Our hunt for more crazy sandstone buttes and towers led us to the Utah-Arizona border — and directly into Monument Valley and to a little campground at Gouldings (on the Utah side of the border) — a compound that started as a trading post for the Navajo people and now includes a hotel, campground, gas station, grocery store, and museum … and even nightly showings of movies about the area in a small theater. The Gouldings are the folks who immortalized this area as the true west in film by enticing John Ford to come and shoot westerns (many starring John Wayne), starting with the award-winning Stagecoach. (There are also nightly showings of John Wayne movies at Gouldings.)
Monument Valley is not really a valley — and it is much larger than the image most folks have of it. Most people know the image from US-163 heading south toward the Utah-Arizona border — of a straight highway leading to giant red sandstone buttes and spires (as in Jenny’s photo here) … but it is much larger than that view… and much larger than what you can see when visiting the 92,000-acre Monument Valley Navajo Tribal Park. That said, you must consider driving (or taking a guided tour) the 17-mile scenic dirt road that takes you near some of the most famous of the monuments, including The Mittens, Three Sisters, Elephant Butte, Camel Butte, and Totem Pole. (While there is a $20 admission fee to the park and visitor center, because it was overcast that day — or so we assume — we got in free. Score! To compensate, we bought a few things in the gift shop, including a Navajo dreamcatcher.)
A smaller version of Monument Valley can be found on Bureau of Land Management (BLM) land also off US-163, near Mexican Hat, called the Valley of the Gods. This very cool landscape of mesas, buttes, towers, and mushroom rocks had previously been part of Bears Ears National Monument, but happily is still protected.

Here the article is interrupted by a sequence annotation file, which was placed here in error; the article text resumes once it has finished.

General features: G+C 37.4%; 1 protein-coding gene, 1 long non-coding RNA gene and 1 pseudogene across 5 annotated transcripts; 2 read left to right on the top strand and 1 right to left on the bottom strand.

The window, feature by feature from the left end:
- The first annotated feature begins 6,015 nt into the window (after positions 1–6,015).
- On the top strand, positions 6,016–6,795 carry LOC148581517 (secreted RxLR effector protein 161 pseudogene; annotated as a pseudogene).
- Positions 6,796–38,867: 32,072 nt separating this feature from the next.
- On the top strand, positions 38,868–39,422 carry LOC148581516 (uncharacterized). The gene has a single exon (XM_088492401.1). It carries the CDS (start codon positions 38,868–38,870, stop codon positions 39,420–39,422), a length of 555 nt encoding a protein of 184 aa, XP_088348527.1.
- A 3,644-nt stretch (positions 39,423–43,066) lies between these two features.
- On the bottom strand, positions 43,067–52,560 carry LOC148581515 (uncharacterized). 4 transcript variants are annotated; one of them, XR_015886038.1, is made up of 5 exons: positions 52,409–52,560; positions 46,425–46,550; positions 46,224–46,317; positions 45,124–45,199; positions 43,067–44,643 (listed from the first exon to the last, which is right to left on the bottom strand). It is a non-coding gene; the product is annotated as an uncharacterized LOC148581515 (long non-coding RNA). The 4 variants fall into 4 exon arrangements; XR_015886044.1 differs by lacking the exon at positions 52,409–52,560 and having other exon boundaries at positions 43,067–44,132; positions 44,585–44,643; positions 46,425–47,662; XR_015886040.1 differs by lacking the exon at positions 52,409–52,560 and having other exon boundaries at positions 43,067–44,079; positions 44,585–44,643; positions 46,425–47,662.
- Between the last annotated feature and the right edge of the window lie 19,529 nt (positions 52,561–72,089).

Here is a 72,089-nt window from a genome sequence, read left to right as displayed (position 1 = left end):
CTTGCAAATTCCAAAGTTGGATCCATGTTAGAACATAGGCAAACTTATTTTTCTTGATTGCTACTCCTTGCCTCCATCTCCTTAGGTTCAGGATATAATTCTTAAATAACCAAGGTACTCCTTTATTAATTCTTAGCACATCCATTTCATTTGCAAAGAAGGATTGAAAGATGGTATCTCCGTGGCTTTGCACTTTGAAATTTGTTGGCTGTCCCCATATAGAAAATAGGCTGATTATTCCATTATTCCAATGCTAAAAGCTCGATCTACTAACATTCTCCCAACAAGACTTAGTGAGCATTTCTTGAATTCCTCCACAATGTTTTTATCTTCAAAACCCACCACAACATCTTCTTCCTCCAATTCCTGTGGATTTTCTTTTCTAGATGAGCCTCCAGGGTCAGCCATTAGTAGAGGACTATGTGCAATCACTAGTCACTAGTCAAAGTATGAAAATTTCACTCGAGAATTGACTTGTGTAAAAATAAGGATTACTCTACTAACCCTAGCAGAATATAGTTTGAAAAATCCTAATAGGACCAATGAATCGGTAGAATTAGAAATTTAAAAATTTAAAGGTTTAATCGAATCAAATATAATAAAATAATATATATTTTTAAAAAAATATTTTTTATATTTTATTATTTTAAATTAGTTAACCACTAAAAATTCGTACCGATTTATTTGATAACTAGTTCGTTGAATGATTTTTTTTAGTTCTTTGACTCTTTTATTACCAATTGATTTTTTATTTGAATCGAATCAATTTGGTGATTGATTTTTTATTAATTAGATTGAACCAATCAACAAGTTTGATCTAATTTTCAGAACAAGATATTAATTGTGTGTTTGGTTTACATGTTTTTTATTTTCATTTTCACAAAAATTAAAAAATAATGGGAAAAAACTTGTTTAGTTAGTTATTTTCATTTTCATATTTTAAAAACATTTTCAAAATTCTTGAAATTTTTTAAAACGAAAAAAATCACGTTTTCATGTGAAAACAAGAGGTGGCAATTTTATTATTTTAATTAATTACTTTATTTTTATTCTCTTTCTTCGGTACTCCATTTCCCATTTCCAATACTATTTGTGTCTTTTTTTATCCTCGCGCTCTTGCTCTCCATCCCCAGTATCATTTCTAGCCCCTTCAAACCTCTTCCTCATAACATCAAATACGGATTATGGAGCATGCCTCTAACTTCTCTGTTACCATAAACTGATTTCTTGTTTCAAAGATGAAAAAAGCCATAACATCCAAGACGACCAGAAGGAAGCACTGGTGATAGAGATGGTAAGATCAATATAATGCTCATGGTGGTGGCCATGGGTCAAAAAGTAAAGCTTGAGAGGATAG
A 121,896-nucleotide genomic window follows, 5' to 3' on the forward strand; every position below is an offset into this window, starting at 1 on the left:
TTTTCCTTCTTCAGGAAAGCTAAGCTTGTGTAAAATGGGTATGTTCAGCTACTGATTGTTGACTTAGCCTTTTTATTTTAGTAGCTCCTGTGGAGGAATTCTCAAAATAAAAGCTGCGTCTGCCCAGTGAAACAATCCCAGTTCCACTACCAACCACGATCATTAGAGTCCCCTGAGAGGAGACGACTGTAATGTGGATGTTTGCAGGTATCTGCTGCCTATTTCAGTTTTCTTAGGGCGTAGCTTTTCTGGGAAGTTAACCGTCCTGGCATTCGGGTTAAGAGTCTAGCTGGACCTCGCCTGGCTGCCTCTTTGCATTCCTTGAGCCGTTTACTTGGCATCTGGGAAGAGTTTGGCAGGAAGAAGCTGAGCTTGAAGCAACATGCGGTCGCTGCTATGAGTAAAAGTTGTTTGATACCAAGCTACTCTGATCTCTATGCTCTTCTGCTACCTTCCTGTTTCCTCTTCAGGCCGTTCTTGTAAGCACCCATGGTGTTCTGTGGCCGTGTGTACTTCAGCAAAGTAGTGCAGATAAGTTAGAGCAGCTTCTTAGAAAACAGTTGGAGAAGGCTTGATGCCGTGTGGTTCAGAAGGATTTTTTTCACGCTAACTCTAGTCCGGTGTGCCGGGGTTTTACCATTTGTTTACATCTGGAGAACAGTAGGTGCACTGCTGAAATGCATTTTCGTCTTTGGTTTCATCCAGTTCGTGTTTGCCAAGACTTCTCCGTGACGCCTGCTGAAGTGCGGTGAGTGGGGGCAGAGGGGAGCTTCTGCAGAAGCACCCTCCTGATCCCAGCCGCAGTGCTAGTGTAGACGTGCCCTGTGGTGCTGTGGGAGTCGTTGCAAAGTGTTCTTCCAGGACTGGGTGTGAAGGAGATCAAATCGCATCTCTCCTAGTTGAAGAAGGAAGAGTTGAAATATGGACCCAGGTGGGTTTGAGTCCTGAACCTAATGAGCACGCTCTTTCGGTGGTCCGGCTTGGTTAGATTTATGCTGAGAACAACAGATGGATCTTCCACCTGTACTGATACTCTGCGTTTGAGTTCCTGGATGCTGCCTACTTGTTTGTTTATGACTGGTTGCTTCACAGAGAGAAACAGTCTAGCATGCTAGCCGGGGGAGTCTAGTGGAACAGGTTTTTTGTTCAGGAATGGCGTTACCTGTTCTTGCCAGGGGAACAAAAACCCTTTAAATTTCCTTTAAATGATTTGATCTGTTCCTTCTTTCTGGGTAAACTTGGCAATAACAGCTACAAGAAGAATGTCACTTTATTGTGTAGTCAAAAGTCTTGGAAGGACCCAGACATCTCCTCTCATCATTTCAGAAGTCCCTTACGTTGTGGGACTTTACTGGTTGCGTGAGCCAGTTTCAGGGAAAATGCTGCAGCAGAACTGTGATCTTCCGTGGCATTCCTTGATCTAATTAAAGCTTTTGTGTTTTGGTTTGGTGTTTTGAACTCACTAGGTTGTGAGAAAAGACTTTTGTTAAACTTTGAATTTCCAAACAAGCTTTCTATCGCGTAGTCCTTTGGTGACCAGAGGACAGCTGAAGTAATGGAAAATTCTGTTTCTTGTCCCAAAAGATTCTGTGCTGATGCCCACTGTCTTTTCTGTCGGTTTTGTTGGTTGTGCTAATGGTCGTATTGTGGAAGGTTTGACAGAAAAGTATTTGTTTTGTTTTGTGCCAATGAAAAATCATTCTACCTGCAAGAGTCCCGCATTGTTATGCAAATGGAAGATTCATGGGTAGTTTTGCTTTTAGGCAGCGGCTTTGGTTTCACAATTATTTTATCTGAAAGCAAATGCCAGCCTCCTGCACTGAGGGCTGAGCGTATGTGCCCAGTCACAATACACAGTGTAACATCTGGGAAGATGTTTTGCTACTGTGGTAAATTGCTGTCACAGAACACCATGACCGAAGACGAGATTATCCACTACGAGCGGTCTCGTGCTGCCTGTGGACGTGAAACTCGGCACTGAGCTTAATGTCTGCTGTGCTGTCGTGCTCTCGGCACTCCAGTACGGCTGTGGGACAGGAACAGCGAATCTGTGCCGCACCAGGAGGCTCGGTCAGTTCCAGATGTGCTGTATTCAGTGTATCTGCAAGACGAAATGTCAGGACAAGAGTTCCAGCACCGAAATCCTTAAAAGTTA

The 17-mile scenic drive is very much worth the effort, but be forewarned that while the road is graveled, it also goes through multiple washes — so a high-clearance and 4-wheel drive is recommended. We visited it the night before the rains of Tropical Storm Rosa visited the area, dumping steady rain and raising concerns of flash flooding in the area.
As a bonus, near sunset, we drove up UT-261, a partially paved roadway, all the way up 1,200 feet to the top of Cedar Mesa at Moki Dugway… just amazing views from the top of the mesa!
We concluded our time here with a visit to Goosenecks State Park, one of the smallest state parks we have ever visited — but one with such spectacular visitas that the size does not matter… the result of 300 million years of geological activity in which the San Juan River winds and carves its way through the desert 1,000 feet below.
This park offers some of the most amazing views of an entrenched river meander — called goosenecks because the sinuous canyons and valleys resemble the curved neck of a goose. At this location, the San Juan River twists and turns westward through the meander, flowing a distance of more than six miles while advancing only one-and-a-half miles on its way to Lake Powell.
Next up? Going back to one of the first national parks we visited so that we can partake in visiting the North Rim of the Grand Canyon National Park — part of the park neither of us has visited before!